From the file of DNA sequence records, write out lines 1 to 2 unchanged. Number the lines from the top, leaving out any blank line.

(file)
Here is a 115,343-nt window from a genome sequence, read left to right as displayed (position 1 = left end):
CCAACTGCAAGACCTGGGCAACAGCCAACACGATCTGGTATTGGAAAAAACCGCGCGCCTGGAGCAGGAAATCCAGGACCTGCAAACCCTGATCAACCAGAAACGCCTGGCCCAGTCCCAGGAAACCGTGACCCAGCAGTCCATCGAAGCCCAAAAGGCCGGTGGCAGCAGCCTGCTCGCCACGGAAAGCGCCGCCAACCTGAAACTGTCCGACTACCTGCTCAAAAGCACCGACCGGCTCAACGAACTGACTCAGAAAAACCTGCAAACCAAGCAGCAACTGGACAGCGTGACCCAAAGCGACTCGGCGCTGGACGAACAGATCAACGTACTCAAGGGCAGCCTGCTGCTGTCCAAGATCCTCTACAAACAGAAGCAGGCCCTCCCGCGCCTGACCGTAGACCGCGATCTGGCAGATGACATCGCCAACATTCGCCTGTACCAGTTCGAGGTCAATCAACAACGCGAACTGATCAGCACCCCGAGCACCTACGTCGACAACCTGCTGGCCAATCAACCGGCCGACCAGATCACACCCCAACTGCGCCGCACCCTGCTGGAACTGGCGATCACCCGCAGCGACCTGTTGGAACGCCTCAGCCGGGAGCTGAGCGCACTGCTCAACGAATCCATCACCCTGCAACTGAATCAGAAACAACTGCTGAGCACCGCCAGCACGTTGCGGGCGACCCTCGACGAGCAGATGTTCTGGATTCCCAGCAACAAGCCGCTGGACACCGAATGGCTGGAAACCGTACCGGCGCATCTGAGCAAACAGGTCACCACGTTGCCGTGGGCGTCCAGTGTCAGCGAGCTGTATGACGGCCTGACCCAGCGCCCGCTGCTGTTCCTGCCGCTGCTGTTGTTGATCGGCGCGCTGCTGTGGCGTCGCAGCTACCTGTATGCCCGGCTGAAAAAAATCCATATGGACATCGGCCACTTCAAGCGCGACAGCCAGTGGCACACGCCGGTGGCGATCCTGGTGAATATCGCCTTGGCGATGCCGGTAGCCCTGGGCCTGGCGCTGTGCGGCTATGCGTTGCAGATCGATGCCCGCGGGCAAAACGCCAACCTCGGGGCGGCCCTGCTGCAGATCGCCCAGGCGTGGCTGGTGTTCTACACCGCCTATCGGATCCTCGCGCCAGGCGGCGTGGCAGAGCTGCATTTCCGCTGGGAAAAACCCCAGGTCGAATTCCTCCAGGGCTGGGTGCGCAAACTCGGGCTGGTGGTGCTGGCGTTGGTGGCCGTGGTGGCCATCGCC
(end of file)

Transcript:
Here is a 115,343-nt window from a genome sequence, read left to right as displayed (position 1 = left end):
CCAACTGCAAGACCTGGGCAACAGCCAACACGATCTGGTATTGGAAAAAACCGCGCGCCTGGAGCAGGAAATCCAGGACCTGCAAACCCTGATCAACCAGAAACGCCTGGCCCAGTCCCAGGAAACCGTGACCCAGCAGTCCATCGAAGCCCAAAAGGCCGGTGGCAGCAGCCTGCTCGCCACGGAAAGCGCCGCCAACCTGAAACTGTCCGACTACCTGCTCAAAAGCACCGACCGGCTCAACGAACTGACTCAGAAAAACCTGCAAACCAAGCAGCAACTGGACAGCGTGACCCAAAGCGACTCGGCGCTGGACGAACAGATCAACGTACTCAAGGGCAGCCTGCTGCTGTCCAAGATCCTCTACAAACAGAAGCAGGCCCTCCCGCGCCTGACCGTAGACCGCGATCTGGCAGATGACATCGCCAACATTCGCCTGTACCAGTTCGAGGTCAATCAACAACGCGAACTGATCAGCACCCCGAGCACCTACGTCGACAACCTGCTGGCCAATCAACCGGCCGACCAGATCACACCCCAACTGCGCCGCACCCTGCTGGAACTGGCGATCACCCGCAGCGACCTGTTGGAACGCCTCAGCCGGGAGCTGAGCGCACTGCTCAACGAATCCATCACCCTGCAACTGAATCAGAAACAACTGCTGAGCACCGCCAGCACGTTGCGGGCGACCCTCGACGAGCAGATGTTCTGGATTCCCAGCAACAAGCCGCTGGACACCGAATGGCTGGAAACCGTACCGGCGCATCTGAGCAAACAGGTCACCACGTTGCCGTGGGCGTCCAGTGTCAGCGAGCTGTATGACGGCCTGACCCAGCGCCCGCTGCTGTTCCTGCCGCTGCTGTTGTTGATCGGCGCGCTGCTGTGGCGTCGCAGCTACCTGTATGCCCGGCTGAAAAAAATCCATATGGACATCGGCCACTTCAAGCGCGACAGCCAGTGGCACACGCCGGTGGCGATCCTGGTGAATATCGCCTTGGCGATGCCGGTAGCCCTGGGCCTGGCGCTGTGCGGCTATGCGTTGCAGATCGATGCCCGCGGGCAAAACGCCAACCTCGGGGCGGCCCTGCTGCAGATCGCCCAGGCGTGGCTGGTGTTCTACACCGCCTATCGGATCCTCGCGCCAGGCGGCGTGGCAGAGCTGCATTTCCGCTGGGAAAAACCCCAGGTCGAATTCCTCCAGGGCTGGGTGCGCAAACTCGGGCTGGTGGTGCTGGCGTTGGTGGCCGTGGTGGCCATCGCC